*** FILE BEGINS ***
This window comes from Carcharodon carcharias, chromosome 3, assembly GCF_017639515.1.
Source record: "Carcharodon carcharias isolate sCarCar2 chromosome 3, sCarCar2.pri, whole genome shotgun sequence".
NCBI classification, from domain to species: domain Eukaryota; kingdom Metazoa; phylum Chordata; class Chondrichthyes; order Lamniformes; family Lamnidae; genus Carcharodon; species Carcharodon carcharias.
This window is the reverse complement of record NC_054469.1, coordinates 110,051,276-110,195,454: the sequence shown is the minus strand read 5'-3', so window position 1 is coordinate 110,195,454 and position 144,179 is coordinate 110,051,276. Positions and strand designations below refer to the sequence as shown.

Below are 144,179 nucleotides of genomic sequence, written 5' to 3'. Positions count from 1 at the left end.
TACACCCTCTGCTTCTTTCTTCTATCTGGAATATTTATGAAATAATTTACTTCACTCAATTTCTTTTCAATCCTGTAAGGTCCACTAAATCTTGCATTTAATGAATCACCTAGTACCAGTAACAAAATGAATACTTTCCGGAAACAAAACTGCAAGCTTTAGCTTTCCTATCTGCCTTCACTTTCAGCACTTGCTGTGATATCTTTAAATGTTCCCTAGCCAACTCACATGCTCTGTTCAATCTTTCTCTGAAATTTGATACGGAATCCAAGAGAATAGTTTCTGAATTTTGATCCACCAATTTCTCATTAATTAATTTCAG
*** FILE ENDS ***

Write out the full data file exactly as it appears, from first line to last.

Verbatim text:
This window comes from Carcharodon carcharias, chromosome 3, assembly GCF_017639515.1.
Source record: "Carcharodon carcharias isolate sCarCar2 chromosome 3, sCarCar2.pri, whole genome shotgun sequence".
NCBI classification, from domain to species: domain Eukaryota; kingdom Metazoa; phylum Chordata; class Chondrichthyes; order Lamniformes; family Lamnidae; genus Carcharodon; species Carcharodon carcharias.
This window is the reverse complement of record NC_054469.1, coordinates 110,051,276-110,195,454: the sequence shown is the minus strand read 5'-3', so window position 1 is coordinate 110,195,454 and position 144,179 is coordinate 110,051,276. Positions and strand designations below refer to the sequence as shown.

Below are 144,179 nucleotides of genomic sequence, written 5' to 3'. Positions count from 1 at the left end.
TACACCCTCTGCTTCTTTCTTCTATCTGGAATATTTATGAAATAATTTACTTCACTCAATTTCTTTTCAATCCTGTAAGGTCCACTAAATCTTGCATTTAATGAATCACCTAGTACCAGTAACAAAATGAATACTTTCCGGAAACAAAACTGCAAGCTTTAGCTTTCCTATCTGCCTTCACTTTCAGCACTTGCTGTGATATCTTTAAATGTTCCCTAGCCAACTCACATGCTCTGTTCAATCTTTCTCTGAAATTTGATACGGAATCCAAGAGAATAGTTTCTGAATTTTGATCCACCAATTTCTCATTAATTAATTTCAG